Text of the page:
Common mistakes… (10)

Tenpura is Latin!?

Did you know that the word tenpura (てんぷら or 天ぷら) originally came from Latin?

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I didn’t. Wiktionary explains how it came from Portuguese and, ultimately, Latin.

What about arubaito (アルバイト)? Did you know that it originated from the German word arbeit (which means work/job)?

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You knew that one? Well done, if you did.

It raises the issue, though, that ‘loanwords’ (Gairaigo or 外来語) in Japanese may not come from the language you think they come from.

A couple of good examples are ankēto (アンケート) and maron (マロン). Over the years many of my students have used these words believing they were English.

    

They aren’t, though. They are, in fact, French.

    

‘Ankēto’ comes from enquête and ‘maron’ from marron.

So, how do we say them in English?

Ankēto is survey or questionnaire.

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A: Do you like filling in questionnaires?  B: No, I don’t.  I find them boring.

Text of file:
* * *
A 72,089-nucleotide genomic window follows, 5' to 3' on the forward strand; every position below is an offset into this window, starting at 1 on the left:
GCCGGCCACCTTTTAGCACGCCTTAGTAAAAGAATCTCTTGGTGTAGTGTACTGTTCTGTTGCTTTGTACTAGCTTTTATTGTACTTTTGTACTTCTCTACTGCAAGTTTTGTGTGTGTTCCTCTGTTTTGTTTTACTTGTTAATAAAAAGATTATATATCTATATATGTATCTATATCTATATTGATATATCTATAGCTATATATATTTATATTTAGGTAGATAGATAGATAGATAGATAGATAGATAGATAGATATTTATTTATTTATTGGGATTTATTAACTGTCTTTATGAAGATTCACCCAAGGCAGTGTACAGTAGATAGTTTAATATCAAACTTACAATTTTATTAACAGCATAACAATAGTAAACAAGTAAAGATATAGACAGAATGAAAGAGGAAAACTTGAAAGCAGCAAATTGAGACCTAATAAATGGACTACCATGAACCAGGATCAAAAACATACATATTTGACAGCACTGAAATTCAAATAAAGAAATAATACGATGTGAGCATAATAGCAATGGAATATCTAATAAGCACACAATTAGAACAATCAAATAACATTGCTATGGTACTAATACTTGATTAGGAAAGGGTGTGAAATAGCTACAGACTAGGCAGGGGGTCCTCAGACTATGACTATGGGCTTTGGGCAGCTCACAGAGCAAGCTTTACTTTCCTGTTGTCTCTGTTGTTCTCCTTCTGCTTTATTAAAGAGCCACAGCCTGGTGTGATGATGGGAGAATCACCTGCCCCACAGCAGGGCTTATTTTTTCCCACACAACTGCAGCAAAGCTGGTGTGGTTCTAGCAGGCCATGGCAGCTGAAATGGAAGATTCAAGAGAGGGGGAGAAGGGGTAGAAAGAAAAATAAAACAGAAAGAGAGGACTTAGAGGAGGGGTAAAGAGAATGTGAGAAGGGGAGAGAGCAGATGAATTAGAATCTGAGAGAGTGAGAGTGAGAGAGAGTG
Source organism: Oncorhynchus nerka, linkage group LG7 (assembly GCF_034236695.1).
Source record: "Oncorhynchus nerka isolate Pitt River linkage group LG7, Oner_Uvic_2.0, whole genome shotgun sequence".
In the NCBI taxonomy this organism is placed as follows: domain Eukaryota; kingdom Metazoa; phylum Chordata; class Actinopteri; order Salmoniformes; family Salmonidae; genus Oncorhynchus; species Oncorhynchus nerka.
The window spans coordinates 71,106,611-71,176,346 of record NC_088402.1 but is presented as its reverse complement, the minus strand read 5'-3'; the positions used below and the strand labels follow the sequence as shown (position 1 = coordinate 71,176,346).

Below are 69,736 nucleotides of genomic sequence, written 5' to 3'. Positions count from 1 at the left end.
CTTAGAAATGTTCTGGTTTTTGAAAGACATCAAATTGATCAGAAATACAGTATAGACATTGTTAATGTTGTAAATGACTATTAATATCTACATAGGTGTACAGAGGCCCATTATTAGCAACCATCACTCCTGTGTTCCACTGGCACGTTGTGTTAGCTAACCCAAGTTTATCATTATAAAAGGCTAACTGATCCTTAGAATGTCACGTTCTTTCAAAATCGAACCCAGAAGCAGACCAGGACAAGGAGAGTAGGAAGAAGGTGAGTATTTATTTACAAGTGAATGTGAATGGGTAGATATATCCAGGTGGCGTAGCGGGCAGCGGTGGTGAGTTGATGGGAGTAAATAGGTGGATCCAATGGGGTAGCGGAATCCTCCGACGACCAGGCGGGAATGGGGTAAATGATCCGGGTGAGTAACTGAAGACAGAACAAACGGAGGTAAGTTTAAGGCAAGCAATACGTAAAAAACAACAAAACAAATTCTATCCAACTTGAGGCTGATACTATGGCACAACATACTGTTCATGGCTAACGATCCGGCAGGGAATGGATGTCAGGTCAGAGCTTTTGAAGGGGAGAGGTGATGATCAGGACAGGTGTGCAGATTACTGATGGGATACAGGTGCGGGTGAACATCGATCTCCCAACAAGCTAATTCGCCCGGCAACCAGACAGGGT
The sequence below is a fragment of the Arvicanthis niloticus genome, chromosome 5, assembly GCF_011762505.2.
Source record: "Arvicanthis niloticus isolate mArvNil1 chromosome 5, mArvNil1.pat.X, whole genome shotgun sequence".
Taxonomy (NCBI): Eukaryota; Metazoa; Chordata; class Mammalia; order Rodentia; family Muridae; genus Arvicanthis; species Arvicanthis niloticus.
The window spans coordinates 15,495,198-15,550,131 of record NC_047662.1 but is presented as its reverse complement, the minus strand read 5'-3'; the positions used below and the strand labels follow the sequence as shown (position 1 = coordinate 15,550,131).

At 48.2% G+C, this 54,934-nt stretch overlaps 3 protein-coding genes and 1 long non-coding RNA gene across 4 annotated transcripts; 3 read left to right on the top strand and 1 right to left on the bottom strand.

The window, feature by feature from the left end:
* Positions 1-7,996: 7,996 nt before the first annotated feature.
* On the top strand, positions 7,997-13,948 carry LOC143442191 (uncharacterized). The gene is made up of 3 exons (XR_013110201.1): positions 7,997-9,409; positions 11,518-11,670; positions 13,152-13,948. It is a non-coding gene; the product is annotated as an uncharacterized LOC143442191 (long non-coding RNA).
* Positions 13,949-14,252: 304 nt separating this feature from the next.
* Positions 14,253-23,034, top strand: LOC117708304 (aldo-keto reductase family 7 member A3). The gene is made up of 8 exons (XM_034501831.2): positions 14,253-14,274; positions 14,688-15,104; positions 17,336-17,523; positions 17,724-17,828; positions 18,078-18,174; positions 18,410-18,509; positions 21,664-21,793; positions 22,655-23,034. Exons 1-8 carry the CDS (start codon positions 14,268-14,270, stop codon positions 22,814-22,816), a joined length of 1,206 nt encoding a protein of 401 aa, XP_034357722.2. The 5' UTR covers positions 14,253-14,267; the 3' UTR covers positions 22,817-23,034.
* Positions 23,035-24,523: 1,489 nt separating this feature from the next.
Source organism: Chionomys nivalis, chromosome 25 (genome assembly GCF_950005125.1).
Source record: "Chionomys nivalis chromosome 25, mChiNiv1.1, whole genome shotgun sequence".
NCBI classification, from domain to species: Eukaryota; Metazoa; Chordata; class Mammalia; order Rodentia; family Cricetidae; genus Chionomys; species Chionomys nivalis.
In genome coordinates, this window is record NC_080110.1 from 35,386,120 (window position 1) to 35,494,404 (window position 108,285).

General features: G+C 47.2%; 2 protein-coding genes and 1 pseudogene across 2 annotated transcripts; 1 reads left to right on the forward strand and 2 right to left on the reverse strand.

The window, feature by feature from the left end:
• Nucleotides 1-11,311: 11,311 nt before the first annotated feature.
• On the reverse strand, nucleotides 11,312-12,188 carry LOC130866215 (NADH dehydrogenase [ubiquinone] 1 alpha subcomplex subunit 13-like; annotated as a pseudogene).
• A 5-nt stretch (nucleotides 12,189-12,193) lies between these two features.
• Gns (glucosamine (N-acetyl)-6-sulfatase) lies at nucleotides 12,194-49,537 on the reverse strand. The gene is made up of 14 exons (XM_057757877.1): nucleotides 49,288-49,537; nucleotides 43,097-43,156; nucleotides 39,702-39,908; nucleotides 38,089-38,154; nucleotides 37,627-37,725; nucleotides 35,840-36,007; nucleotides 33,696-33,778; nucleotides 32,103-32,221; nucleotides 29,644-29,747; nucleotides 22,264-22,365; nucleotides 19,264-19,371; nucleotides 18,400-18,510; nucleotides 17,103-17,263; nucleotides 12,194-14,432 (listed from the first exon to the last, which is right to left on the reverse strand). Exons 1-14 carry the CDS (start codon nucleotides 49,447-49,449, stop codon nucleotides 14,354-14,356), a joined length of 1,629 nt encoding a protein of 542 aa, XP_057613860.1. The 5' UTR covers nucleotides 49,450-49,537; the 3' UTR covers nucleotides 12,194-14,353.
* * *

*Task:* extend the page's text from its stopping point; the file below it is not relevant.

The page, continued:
Marron is chestnut.

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Mmm…I love the smell of roasting chestnuts.

The online Cambridge Dictionary lists four definitions for the noun chestnut:

(i) a large tree with leaves divided into five parts and large, round nuts;

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(ii) a large, brown, edible nut from a sweet chestnut tree;

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(iii) a reddish-brown horse; and

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The horse on the left is a chestnut and the other one is a grey.

(iv) a reddish-brown colour.

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Uluru changes colour in different light and sometimes it’s a deep chestnut.

So, I think ‘chestnut’ is quite a useful word to remember.

It’s also good to remember that not all loanwords in Japanese come from English and people may not understand you if you use them.

 

If this post has been helpful, you might consider studying with S. and L. English Lessons.  Get in contact today to organise a trial lesson and let’s continue the conversation.

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